Latest Blog Posts

by G. Christopher Williams

10 Jan 2011


This week, the Moving Pixels podcast crew trains their eyes on the direct sequel to Assassin’s Creed II. This time the series returns to the story of the Italian Renaissance era assassin, Ezio. 

However, this time Ezio has made a few new friends.  So, among other aspects of the game, we discuss the “brotherhood” that this new Assassin’s Creed has embraced in both its story and multiplayer options.

by Nick Dinicola

7 Jan 2011


So much of what made Enslaved: Odyssey to the West a great game was its characters. Its story would be a close second, but the relationship between Trip and Monkey was easily the most engaging aspect of the game. It’s odd then, that the first major piece of DLC for Enslaved focuses on the only supporting character in the game, the junkyard mechanic Pigsy.

by Jorge Albor

6 Jan 2011


Among the finalists for this year’s Independent Game Festival Seumas McNally Grand Prize is Amnesia: The Dark Descent, a horror game by Frictional Games, the creators of the much loved and feared, Penumbra. Players control Daniel, an amnesia stricken Londoner who awakens in the mysterious and foreboding Brennenburg Castle. The environment has all the trappings required of an unsettling gothic castle—creaky wooden doors, archaic torches, ornate and grotesque statues, and generally dubious safety standards. While the castle’s atmosphere evokes deeply uncomfortable feelings, Amnesia effectively engenders terror by demanding that players create their own topographies of fear.

Throughout Amnesia, hideous creatures lurk the halls of castle Brennenburg, threatening players who explore the haunting corridors too liberally. Players cannot fight these monsters. Instead, players must behave like frightened children and simply run and hide. But there is a catch. In addition to a health status, players struggle with their own sanity. Primarily, sanity depletes while standing in darkness. As the players’ sanity drains, their environment becomes distorted, blurring and hazing the already ominous passages. Sanity can only be regained by standing near a light source.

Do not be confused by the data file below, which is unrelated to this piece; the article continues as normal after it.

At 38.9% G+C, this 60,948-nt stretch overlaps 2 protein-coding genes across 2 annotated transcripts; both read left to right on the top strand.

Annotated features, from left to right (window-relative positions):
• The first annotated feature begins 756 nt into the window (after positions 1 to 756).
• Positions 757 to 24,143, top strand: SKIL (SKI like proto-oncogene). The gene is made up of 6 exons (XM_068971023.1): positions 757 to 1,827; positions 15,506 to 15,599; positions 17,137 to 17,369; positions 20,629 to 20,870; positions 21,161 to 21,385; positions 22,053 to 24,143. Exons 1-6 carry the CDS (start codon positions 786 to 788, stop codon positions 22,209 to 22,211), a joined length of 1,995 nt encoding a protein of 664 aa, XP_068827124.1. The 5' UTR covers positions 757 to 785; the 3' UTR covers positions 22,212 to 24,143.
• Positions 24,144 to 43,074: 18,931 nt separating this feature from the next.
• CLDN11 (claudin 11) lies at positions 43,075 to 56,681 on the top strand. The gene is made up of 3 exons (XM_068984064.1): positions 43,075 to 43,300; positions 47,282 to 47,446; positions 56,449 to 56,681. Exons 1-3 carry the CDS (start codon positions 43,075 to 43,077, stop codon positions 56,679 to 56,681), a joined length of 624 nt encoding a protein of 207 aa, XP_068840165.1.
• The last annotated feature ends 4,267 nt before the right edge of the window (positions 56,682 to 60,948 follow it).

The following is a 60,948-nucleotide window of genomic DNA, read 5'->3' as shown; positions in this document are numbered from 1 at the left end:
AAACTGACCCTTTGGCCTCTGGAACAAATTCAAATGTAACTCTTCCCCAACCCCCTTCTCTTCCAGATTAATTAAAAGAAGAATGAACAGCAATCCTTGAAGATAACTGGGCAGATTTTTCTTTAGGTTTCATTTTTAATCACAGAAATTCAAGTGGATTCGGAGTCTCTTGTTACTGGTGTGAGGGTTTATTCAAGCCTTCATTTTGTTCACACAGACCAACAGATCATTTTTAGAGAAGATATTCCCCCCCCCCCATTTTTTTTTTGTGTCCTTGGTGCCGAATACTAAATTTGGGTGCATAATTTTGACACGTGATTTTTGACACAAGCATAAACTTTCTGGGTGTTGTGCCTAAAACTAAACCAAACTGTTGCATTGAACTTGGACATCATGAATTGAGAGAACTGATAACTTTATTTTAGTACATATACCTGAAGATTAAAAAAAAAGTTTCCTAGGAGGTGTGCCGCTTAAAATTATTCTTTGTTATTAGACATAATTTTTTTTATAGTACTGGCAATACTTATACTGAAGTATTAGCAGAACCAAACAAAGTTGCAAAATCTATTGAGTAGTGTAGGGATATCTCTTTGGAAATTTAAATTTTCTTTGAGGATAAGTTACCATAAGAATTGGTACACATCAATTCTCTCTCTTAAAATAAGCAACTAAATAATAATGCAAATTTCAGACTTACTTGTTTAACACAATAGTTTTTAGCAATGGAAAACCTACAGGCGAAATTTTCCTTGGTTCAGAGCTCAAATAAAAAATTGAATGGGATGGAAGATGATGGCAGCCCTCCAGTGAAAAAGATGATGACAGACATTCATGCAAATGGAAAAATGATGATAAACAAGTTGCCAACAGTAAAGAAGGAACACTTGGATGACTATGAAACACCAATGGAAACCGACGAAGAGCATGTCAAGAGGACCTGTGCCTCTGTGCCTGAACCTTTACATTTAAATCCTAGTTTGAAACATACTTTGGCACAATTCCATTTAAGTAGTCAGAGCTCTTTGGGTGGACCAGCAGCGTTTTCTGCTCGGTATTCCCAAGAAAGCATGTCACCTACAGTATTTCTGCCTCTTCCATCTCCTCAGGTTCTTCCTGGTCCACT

by G. Christopher Williams

6 Jan 2011


In the first few hours of playing the DC Universe Online Beta, I’d KOed Dr. Fate.  Yeah, Dr. Friggin’ Fate.  To those less familiar with reading DC Comics, I promise this is more impressive than it sounds.

by G. Christopher Williams

5 Jan 2011


Yes, 2010 was full of sequels and other extensions of franchises, but it also saw some unique properties, some oddball worlds, and a few indie offerings that rounded out mainstream publishers efforts to refine, rather than innovate this year.  Refinement is probably the major theme of some of the games that my Moving Pixels cohorts and myself chose as some of our top picks for the year.  Games like Mass Effect 2,Super Mario Galaxy 2, Dead Rising 2,  and Assassin’s Creed: Brotherhood (or even Red Dead Redemption if one assumes that Rockstar’s foray into the Old West is a broadly defined refinement of their typical open worlds) were all follow ups that tweaked, added onto, and otherwise built upon the foundations of previous franchise installments.

However, experiment, some smatterings of the avant garde, strong narrative and characterization, and other general weirdness were also present in new intellectual properties like Heavy Rain, Deadly Premonition, Enslaved, and Loved.

//Mixed media
//Blogs

Hozier + Death Cab for Cutie + Rock Radio 104.5's Birthday Show (Photo Gallery)

// Notes from the Road

"Radio 104.5's birthday show featured great bands and might have been the unofficial start of summer festival season in the Northeast.

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